Initial White House SupplierPay observations

As I sat in the room of Titans at the latest SupplierPay session in D.C., the key question running through my mind was what role do we want the feds to play dictating payment terms? I think the U.S. Small Business Administration and National Economic Council really want to create a win-win here, and recognize the importance of small business to the economy (as well as how extended terms can destroy a small business).

Right now, the White House does not what to define what “small” business means. The SBA certainly has definitions related to headcount and revenue, and the Federal Reserve measures small business loans. But defining means excluding, and that is not their goal.

The session started at 1 p.m., and all of us arrived during a torrential downpour. No, make that a torrential Pacific Northwest rainforest downpour. So we all arrived feeling a bit damp, especially the brave souls who did not have an umbrella.

The afternoon started with opening remarks by both Jeff Zients, director of the National Economic Council and Maria Contreras-Sweet, head of the SBA. I was impressed with Sweet’s ability to call up details about specific companies, and she was certainly proud of the fact that the SBA helped FedEx (in attendance) and the likes of Under Armour get their start with guaranteed SBA loans. She mentioned her personal goal is to sign up 100 pledges, and so far they are almost half way there (47), although I must admit, some of the companies have a relative small procurement spend compared to the likes of Coke, Siemens, 3M, etc. Given her background as the founder of ProAmerica Bank, a commercial bank focusing on small to mid-sized businesses with a specialty in the Latino community, I would not discount her acumen and ability to get things done.

We next moved into 4 case studies from Siemens, Intuit, Coke and Lockheed.

Coke kicked off first and talked about its Toolkit project. Basically, the Toolkit stands for 4 activities: 1) Shorter terms 2) Making the process of doing business with Coke easier 3) Launching a partnership with a few vendors (Taulia being one) for tail suppliers to discount cash and 4) Working with JPMorgan to help small businesses on the edge of being big to grow.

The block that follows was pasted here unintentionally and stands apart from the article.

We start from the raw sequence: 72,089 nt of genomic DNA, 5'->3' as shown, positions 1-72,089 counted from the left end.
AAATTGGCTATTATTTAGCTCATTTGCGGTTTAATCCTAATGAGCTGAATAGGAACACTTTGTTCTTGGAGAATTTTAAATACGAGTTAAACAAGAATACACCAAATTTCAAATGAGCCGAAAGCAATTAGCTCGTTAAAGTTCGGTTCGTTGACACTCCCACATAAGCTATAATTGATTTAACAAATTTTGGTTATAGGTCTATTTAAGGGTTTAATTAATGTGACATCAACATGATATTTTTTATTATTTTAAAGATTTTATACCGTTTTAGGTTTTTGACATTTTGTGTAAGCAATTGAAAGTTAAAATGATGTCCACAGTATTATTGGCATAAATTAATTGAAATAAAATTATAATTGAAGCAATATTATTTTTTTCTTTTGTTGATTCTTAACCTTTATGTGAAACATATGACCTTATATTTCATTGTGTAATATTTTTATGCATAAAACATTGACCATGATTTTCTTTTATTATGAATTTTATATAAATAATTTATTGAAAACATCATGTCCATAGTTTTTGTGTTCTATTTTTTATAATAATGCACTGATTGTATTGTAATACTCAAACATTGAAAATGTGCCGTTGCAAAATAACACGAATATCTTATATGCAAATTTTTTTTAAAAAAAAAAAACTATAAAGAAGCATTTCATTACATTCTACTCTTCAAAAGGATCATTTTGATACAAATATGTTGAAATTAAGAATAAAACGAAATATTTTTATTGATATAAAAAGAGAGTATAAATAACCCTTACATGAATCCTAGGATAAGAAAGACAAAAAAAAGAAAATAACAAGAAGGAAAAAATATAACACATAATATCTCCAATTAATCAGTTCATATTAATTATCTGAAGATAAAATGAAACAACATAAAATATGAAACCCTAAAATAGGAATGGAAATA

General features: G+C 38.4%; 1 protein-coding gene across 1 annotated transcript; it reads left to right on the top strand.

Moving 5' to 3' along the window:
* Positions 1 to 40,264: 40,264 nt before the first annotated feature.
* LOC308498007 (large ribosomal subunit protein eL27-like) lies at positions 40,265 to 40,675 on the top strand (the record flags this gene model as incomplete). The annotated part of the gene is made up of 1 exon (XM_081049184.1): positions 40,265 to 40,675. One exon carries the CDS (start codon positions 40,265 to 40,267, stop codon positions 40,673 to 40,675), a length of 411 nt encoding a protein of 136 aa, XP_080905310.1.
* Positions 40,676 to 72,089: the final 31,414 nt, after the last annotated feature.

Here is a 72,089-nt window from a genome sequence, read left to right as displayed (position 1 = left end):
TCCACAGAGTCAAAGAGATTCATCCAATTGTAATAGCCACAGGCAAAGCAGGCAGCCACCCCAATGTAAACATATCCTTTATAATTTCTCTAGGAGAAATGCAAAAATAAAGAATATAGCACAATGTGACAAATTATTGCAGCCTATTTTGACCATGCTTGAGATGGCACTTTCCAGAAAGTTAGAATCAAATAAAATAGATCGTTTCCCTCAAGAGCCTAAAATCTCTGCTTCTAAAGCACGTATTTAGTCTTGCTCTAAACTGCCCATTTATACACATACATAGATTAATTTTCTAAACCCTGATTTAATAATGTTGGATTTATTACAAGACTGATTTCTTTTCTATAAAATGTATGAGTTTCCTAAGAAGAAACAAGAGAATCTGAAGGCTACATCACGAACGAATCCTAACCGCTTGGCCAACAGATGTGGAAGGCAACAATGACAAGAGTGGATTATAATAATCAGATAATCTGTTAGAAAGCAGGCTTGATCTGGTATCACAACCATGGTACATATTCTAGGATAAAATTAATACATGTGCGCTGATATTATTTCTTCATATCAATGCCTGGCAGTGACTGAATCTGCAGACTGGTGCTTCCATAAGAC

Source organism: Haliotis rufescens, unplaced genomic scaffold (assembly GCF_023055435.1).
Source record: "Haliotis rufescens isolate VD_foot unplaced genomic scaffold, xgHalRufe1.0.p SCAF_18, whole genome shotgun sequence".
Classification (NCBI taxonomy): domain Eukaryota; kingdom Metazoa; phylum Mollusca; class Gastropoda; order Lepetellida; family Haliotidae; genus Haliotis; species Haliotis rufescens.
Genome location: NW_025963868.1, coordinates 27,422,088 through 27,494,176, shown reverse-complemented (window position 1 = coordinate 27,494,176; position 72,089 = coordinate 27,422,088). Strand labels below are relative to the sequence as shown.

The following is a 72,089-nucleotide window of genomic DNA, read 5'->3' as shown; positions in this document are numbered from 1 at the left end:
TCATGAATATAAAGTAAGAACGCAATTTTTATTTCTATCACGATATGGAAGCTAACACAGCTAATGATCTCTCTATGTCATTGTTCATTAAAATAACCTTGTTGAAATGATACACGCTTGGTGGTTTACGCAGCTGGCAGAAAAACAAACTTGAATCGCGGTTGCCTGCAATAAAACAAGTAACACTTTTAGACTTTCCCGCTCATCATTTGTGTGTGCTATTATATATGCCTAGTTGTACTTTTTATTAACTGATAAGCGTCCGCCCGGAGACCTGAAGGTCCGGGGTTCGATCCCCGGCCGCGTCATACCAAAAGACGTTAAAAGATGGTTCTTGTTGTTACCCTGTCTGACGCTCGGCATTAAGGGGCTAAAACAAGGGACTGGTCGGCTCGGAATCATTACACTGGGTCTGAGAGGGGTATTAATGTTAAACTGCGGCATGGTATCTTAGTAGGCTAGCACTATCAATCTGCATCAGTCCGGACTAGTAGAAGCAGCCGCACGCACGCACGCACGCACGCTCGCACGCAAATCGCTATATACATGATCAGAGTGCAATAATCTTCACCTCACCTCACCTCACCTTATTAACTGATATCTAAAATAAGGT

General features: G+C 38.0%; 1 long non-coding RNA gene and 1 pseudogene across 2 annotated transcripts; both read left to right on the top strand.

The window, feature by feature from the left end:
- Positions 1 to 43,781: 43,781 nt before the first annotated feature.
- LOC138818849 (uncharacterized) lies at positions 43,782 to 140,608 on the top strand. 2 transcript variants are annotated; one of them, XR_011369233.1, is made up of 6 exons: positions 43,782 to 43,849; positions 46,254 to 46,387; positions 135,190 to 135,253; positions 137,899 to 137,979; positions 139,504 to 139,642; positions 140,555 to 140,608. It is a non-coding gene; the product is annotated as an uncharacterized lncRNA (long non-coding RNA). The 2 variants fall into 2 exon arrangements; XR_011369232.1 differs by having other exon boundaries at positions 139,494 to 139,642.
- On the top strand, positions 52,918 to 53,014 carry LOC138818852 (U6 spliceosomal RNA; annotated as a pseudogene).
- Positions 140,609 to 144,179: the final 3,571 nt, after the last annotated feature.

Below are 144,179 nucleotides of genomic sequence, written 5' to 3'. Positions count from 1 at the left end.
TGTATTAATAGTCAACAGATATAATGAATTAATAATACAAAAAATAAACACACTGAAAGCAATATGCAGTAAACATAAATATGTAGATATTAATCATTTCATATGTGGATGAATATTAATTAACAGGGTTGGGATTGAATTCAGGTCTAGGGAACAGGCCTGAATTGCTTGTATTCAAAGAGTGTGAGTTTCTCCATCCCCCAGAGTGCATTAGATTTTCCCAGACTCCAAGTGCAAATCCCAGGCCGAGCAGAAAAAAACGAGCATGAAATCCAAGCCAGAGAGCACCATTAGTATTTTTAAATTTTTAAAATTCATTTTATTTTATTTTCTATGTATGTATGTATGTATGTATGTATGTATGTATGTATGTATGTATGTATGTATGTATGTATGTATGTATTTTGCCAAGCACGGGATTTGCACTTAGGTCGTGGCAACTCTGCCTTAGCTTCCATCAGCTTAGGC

Scott Beth, VP of operations at Intuit spoke about 2 initiatives.The press release sums it up nicely: “After taking the pledge, Intuit surveyed its supplier base and offered 10-day payment terms to 320 small businesses. Intuit also moved all of its 80+ independent contractors to contracts that committed to pay them within 10 days. Intuit’s actions will impact an estimated $40 million in payments this year, and an estimated $80 million in annual payments when more small and medium-sized suppliers are brought on board.” The challenge Intuit has is they are a service company, and as such, do not have big spend on direct materials.

Scott briefly touched on what QuickBooks is doing with small business loans as well – see QuickBooks sitting on 5 million customers That Need Finance

Next, Katherine Kerchner, who runs Lockheed Martin’s Shared Service Center, spoke about how Lockheed sources more than 60% of its work through its supply chain, which includes more than 15,000 companies across all 50 states and spent almost $4.9 billion on small business in fiscal year 2014. They use a portal to flag small business invoices to accelerate payment to 15 days.

Finally, Siemens focused on its Supply Chain Finance program implemented 5 years ago and talked about how they moved suppliers to 90-day payment terms but offered them Libor rate financing (they do this via their Orbian solution). They have about 2,000 participating suppliers, of which two-thirds are in the US.

About this time, Obama’s Press Secretary Dennis Mcdonough made an appearance to say how important this initiative is for the Obama Administration.

Next, we had a working session on the metrics to track SupplierPay’s impact. I will have some thoughts on that in another post.

The event was attended by a mixture of procurement people, but many had supplier diversity titles. I felt that this missed the mark, and more procurement finance and even treasury titles should have attended. While it’s great to focus on paying minority businesses faster, and many of these organizations do big government contracts and diversity is important to be able to bid, SupplierPay is about all small business.

I think we need to be careful of not trying to ask SupplierPay to be more than it is. Keep it simple. I like that it’s a pledge. I like sharing best practices. There will come a time, hopefully soon, to start really sharing execution and implementation stories, and opening the kimono to the pain of implementing various vendor solutions.

There are certainly pros and cons working with the government. I personally found the people in the room wanting to do the right thing but coming from very different supply chains and very different spend categories. It should be interesting to monitor progress, which will be the focus of my next post.

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